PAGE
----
If you are looking to use pesticides on your garden you will need to take certain precautions as the chemicals used for spraying plants can be poisonous to both humans and pets, especially in their undiluted form.
Every time our staff use chemicals we adhere to strict rules to eradicate themselves, as well as anyone else who comes into contact with pesticides, from any potential harm. If you are looking to use pesticides yourself, here is a list of safety precautions you advised to keep to, to avoid any possible safety hazards.
• Use chemicals only when they are absolutely necessary and look at the labels to make sure you have the correct product
• Always keep packets, tins and bottles locked up, away from children and pets
• Never store plant sprays close to any foodstuff
• Never turn them out of their original packaging into another container
• Always read the instructions carefully before use and follow them closely
• Do not exceed the recommended concentration. Too strong may not be effective anyway
• Mix only as much spray as you need and do not keep any that is left over
• Do not spray or dust in windy weather
• Wear protective clothing whilst spraying
• Wash hands thoroughly after use
• Clean all equipment thoroughly after use
• Do not keep diluted chemicals; they deteriorate quickly and may damage plants
• Never put chemicals into containers that might mislead people, especially children, into thinking they are safe to eat or drink
There are many causes of plant damage and not just those caused by pests or disease. Sometimes it can be due to natural causes such as wind or frost and other times it may be that your plants are being incorrectly fed or watered. In this article we are going to explore a few different causes of plant and tree damage in your garden.
One of the most common causes of damage to plant pots is either by under or over watering. It can be difficult to diagnose exactly whether the plant as had too much or too little water as the symptoms can be very similar. If a plant does not receive the correct level of water then the plant will tend to be subject to either leaf curling, stem drooping or leaf drop. Both conditions can also cause leaves to turn yellow or brown. We recommend that you check the soil in pot plants and if it feels dry, it will need watering.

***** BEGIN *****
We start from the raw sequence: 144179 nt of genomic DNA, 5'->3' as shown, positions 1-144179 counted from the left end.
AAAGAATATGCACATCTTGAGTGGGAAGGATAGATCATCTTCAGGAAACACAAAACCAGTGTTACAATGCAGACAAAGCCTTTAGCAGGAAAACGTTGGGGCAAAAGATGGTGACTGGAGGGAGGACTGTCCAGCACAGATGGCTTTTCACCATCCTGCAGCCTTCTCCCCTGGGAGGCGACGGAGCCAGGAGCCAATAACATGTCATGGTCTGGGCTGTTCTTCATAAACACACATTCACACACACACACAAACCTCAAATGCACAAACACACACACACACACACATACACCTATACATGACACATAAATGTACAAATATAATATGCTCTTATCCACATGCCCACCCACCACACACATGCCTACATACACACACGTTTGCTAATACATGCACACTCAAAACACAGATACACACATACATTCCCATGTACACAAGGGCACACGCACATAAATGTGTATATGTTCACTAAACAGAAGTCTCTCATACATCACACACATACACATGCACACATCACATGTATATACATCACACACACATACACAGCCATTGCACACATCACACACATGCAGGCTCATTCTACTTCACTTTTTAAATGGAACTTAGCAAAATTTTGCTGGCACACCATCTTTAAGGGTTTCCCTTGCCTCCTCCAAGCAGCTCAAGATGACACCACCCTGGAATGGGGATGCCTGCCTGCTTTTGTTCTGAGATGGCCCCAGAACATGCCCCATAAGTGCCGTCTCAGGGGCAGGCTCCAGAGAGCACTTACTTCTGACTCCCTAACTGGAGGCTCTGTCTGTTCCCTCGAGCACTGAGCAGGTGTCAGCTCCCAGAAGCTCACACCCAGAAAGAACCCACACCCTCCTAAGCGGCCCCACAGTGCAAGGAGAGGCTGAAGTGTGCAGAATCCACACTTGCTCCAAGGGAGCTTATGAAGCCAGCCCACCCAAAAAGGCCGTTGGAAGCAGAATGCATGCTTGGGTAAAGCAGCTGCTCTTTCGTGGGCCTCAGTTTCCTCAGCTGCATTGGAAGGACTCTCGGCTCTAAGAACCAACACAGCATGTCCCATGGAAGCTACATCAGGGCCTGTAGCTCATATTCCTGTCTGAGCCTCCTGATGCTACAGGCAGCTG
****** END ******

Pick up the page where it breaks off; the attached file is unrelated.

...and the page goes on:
Plants should be fed little and often. Large doses of feed all at once can cause various problems including leaf decolouration, plant vigour and the ability to flower and produce fruit. We tend to use a general feed that includes trace elements as it is unlikely that the plant is deficient in just the one nutrient and by using a general feed, you should cover all bases. If you need to replace lost elements quickly then a foliar feeding with liquid seaweed extract is recommended.
Frost is particularly problematic to east facing plants as the morning sun can cause the frost to thaw quickly, which in turn ruptures the cells and kills the flower. Fruit tress can also be badly affected and you might want to hose over the frozen flowers to ensure the tree defrosts slowly. For plants that have been damaged by frost, time is the only solution and eventually new, unaffected growth will appear. Dead, frost damaged stems should be cut back to live wood just above healthy shoots.
Due to the scorching that can be created by wind, plants will lose water through their leaves faster than it can be replaced. This causes leaves to have shiny or scorched looking marks, a grazed or bruised appearance or they may turn brown. Plants most affected by the wind tend to be woodland species such as Acer palmatum cultivars, therefore, this particular plant should be grown in a sheltered area of the garden. There is no need to worry if a plant is occasionally subject to wind as the damaged leaves will eventually be replaced with new ones.